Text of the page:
In the July 2012 edition of The New Jersey Cooperator, Ronald L. Perl, Esq., the partner-in-charge of Hill Wallack LLP’s Community Associations Group, was quoted in the article “Cash-Strapped? Getting Residents Behind an Assessment.”
In discussing whether an association can levy a special or emergency assessment, Mr. Perl stated: “[t]here are firm rules about how much a board can spend without resident approval. Sometimes the board’s lawyer may be tasked with finding ways to interpret those documents to meet the need of the particular situation in question. That’s a very dangerous way to do business. If it looks like you’re going to require the vote of the owners, don’t try to fit a square peg in a round hole. Have the vote of owners.”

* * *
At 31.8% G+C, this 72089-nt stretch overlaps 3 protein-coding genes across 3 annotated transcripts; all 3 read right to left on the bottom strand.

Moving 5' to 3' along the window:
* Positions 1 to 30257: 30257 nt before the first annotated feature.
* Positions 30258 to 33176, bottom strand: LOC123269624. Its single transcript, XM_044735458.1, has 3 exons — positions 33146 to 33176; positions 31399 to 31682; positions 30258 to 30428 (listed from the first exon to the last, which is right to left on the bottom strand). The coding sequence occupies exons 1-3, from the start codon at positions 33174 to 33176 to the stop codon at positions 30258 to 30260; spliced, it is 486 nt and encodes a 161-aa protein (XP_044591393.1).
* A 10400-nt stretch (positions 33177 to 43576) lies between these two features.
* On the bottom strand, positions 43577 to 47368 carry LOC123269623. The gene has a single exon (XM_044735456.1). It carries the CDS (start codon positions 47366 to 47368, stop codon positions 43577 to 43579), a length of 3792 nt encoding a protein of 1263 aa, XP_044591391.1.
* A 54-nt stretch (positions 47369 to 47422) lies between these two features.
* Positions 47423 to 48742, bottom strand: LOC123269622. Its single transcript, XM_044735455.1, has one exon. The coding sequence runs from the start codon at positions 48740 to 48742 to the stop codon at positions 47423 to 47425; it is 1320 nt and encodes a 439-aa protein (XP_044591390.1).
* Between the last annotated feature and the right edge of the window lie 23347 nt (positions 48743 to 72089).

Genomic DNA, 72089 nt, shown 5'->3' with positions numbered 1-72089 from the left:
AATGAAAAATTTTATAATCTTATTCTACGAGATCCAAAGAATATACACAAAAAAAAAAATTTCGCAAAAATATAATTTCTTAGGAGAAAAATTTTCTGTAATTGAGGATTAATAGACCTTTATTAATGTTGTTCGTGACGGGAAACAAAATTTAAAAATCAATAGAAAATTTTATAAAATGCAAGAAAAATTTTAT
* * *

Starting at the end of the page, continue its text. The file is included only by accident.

“And if the vote fails and the board still feels this particular change needs to be made, they can create a legal action, inform the residents that they have done so, present the pertinent information to a judge, and ask the judge to make a ruling that shows that the work must be done. In situations where there is a significant stalemate between the board and residents, seeking a judgment before vendor contracts are signed or financing is taken out to do a job is far more preferable than starting the job and having residents take legal action after everything already in motion.”
You can view the full article here.
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